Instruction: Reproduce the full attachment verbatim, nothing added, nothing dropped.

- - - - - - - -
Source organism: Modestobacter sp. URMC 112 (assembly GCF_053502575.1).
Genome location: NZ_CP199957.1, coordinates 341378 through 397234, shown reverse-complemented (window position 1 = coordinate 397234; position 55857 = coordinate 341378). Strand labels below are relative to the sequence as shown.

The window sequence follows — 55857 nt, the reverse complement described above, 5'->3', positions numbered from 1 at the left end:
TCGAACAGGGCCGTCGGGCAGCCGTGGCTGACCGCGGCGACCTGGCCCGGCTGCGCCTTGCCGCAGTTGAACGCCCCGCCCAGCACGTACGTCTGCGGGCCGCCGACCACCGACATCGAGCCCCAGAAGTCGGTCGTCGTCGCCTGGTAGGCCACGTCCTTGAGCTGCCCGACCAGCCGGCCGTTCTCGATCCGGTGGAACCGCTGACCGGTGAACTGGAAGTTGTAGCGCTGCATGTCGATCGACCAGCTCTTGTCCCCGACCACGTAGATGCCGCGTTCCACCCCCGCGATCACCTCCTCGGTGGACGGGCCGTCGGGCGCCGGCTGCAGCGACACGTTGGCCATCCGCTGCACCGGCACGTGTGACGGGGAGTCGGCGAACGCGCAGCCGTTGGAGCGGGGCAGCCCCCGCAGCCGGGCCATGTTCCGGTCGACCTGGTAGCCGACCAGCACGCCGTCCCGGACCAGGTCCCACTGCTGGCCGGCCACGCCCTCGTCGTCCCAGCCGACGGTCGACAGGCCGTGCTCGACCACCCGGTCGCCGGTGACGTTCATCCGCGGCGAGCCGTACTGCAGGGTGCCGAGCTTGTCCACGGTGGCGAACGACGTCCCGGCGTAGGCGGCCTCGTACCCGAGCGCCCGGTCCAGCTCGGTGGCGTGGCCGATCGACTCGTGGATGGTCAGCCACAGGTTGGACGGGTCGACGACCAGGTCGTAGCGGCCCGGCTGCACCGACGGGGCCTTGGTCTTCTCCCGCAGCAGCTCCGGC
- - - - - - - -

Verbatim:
Source organism: Modestobacter sp. URMC 112 (assembly GCF_053502575.1).
Genome location: NZ_CP199957.1, coordinates 341378 through 397234, shown reverse-complemented (window position 1 = coordinate 397234; position 55857 = coordinate 341378). Strand labels below are relative to the sequence as shown.

The window sequence follows — 55857 nt, the reverse complement described above, 5'->3', positions numbered from 1 at the left end:
TCGAACAGGGCCGTCGGGCAGCCGTGGCTGACCGCGGCGACCTGGCCCGGCTGCGCCTTGCCGCAGTTGAACGCCCCGCCCAGCACGTACGTCTGCGGGCCGCCGACCACCGACATCGAGCCCCAGAAGTCGGTCGTCGTCGCCTGGTAGGCCACGTCCTTGAGCTGCCCGACCAGCCGGCCGTTCTCGATCCGGTGGAACCGCTGACCGGTGAACTGGAAGTTGTAGCGCTGCATGTCGATCGACCAGCTCTTGTCCCCGACCACGTAGATGCCGCGTTCCACCCCCGCGATCACCTCCTCGGTGGACGGGCCGTCGGGCGCCGGCTGCAGCGACACGTTGGCCATCCGCTGCACCGGCACGTGTGACGGGGAGTCGGCGAACGCGCAGCCGTTGGAGCGGGGCAGCCCCCGCAGCCGGGCCATGTTCCGGTCGACCTGGTAGCCGACCAGCACGCCGTCCCGGACCAGGTCCCACTGCTGGCCGGCCACGCCCTCGTCGTCCCAGCCGACGGTCGACAGGCCGTGCTCGACCACCCGGTCGCCGGTGACGTTCATCCGCGGCGAGCCGTACTGCAGGGTGCCGAGCTTGTCCACGGTGGCGAACGACGTCCCGGCGTAGGCGGCCTCGTACCCGAGCGCCCGGTCCAGCTCGGTGGCGTGGCCGATCGACTCGTGGATGGTCAGCCACAGGTTGGACGGGTCGACGACCAGGTCGTAGCGGCCCGGCTGCACCGACGGGGCCTTGGTCTTCTCCCGCAGCAGCTCCGGC